To protect the instruments of Juno, the most sensitive ones have been placed in a titanium container with 1 cm thick walls and a weight of 18 kg.
Here is an image of the spacecraft during assembly. The Radiation Vault is the brown box on top of the spacecraft.
Note the size of the human!
To minimise the radiation risk, Juno has to be captured carefully in a polar orbit. Here is a YouTube animation:
The capture orbit is very elliptical with a period of ~ 54 days. The original plan was to reduce the period to 14 days, after two capture orbits (1 and 2). The first reduced orbit (3) would be a clean-up orbit, followed by 32 “science” orbits (4-36), each of them slightly shifted, so the whole surface of Jupiter would be covered.The image gives an impression of these science orbits. Mind you, during each 14 days only a few hours before and after perijove (the point of shortest distance to Jupiter) can be used for science!
However, during the second orbit, a few days before the planned Orbit Reduction Maneuver on 19 October 2016, a problem was found with some helium valves needed to operate the main engine, and a few hours before perijove, the spacecraft went into “safe mode”, because the onboard computer encountered unexpected conditions. The next two orbits were used for testing and diagnostics.
Finally, on 17 February 2017, mission control decided it was too risky to perform the Orbit Reduction Maneuver. So the spacecraft will remain in its 54 day orbit. Totally 12 science orbits will be performed until July 2018. The next perijove (orbit 7) will occur on 11 July.
It must have been quite a disappointment for the scientists, instead of new data every two weeks, they now have to wait almost eight weeks.
Are there results already? The instruments that are measuring the magnetic field of Jupiter and the composition of the Jovian atmosphere are collecting data, it seems the magnetic field is more lumpy than expected.
The most spectacular results come from the on-board camera Junocam. Here is an image of Jupiter’s south pole, not observable from Earth. Amazingly complex and turbulent.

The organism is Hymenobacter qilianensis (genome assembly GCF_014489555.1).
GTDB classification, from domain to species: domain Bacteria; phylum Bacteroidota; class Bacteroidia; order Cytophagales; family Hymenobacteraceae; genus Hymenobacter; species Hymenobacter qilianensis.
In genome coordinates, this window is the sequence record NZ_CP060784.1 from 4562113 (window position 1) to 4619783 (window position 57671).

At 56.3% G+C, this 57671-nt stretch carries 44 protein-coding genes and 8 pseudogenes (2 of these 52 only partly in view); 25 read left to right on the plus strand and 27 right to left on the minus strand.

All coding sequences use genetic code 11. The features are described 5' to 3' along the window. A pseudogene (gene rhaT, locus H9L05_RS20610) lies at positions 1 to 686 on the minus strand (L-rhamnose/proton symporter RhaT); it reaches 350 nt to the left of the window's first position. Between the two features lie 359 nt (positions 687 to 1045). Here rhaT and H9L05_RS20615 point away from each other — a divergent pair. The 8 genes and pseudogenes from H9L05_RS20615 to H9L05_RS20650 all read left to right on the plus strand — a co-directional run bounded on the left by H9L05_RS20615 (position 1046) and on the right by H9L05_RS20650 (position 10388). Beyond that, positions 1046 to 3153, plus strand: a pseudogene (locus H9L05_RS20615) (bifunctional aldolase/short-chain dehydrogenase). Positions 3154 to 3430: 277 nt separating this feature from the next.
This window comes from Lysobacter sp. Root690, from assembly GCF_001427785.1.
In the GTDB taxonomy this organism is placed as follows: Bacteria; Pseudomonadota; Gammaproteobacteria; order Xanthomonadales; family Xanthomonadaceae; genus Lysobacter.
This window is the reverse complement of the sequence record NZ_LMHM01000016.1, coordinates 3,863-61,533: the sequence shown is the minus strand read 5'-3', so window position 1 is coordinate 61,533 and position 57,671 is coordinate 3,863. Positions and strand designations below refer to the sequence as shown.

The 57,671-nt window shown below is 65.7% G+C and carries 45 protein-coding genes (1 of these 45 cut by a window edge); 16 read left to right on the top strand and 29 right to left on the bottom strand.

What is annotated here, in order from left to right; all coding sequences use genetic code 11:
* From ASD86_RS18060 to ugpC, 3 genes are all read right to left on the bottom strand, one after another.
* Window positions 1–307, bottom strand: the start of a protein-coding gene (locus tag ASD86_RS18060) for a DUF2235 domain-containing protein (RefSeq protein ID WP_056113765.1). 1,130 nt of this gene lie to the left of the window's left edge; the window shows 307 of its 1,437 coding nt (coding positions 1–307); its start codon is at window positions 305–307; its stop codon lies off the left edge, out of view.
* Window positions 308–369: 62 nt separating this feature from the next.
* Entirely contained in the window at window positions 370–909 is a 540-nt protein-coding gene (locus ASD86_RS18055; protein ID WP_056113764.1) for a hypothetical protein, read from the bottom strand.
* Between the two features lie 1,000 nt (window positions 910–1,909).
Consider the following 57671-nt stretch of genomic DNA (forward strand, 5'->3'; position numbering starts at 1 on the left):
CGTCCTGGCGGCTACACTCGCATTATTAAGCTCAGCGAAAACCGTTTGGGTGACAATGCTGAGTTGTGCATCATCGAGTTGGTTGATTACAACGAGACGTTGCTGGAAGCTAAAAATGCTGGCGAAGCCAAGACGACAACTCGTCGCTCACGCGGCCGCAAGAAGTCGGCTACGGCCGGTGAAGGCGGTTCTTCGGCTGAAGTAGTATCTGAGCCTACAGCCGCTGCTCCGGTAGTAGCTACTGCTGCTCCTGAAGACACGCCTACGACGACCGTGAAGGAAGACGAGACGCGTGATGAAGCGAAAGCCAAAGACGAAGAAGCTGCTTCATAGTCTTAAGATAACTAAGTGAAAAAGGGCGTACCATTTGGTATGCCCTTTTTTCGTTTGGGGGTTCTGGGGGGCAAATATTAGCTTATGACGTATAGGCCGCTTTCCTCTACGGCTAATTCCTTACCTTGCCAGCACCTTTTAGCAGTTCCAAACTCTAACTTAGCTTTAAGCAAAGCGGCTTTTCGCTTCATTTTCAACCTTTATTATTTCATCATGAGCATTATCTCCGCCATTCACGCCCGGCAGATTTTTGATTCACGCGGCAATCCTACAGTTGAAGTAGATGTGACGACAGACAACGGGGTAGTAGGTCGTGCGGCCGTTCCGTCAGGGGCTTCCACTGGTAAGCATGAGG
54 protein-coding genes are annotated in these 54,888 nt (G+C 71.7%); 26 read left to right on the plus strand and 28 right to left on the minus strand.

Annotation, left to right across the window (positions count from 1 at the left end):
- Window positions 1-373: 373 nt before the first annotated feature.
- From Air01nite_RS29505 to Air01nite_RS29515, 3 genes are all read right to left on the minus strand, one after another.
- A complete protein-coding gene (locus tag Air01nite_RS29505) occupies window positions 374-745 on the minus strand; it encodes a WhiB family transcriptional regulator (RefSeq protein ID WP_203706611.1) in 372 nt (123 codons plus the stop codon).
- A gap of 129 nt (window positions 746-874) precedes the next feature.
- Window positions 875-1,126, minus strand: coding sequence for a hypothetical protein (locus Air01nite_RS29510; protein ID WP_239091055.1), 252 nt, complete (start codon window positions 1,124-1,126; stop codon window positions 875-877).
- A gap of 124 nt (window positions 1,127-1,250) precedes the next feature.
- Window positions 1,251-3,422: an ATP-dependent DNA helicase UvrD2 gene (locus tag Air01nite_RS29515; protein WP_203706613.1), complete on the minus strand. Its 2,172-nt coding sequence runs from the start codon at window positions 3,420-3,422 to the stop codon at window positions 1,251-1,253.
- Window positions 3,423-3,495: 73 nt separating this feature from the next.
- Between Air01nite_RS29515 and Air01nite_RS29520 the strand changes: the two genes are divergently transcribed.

And last week NASA published another picture, taken 19 May, just after Juno passed perijove 7. Keep in mind that these images are color enhanced! Part of the south pole region is visible. The white spots are part of the “String of Pearls”, massive counterclockwise rotating storms.
The next orbit will pass over the famous Great Red Spot, a storm on Jupiter that has lasted already for several hundred years and is so big that Earth would fit inside it. Will be interesting to see images.
At the end of the Juno mission, the spacecraft will be directed into the Jovian atmosphere, where it will be completely destroyed. This will be done to avoid any chance that material of Juno might “contaminate” one of Jupiter’s moons. If ever life forms are found on these moons, there must not be any doubt about its origin.
To end this post in a lighthearted way, the Juno has three passengers on board! Figurines, specially crafted by Lego in the shape of Jupiter (with a lightning bolt), Juno (with a magnifying glass) and Galileo (with a telescope and Jupiter in his hand)
Preparing this post, I have made extensive use of a very informative web page: Juno Mission and Trajectory Design . Very detailed and sometimes quite technical, but worth reading.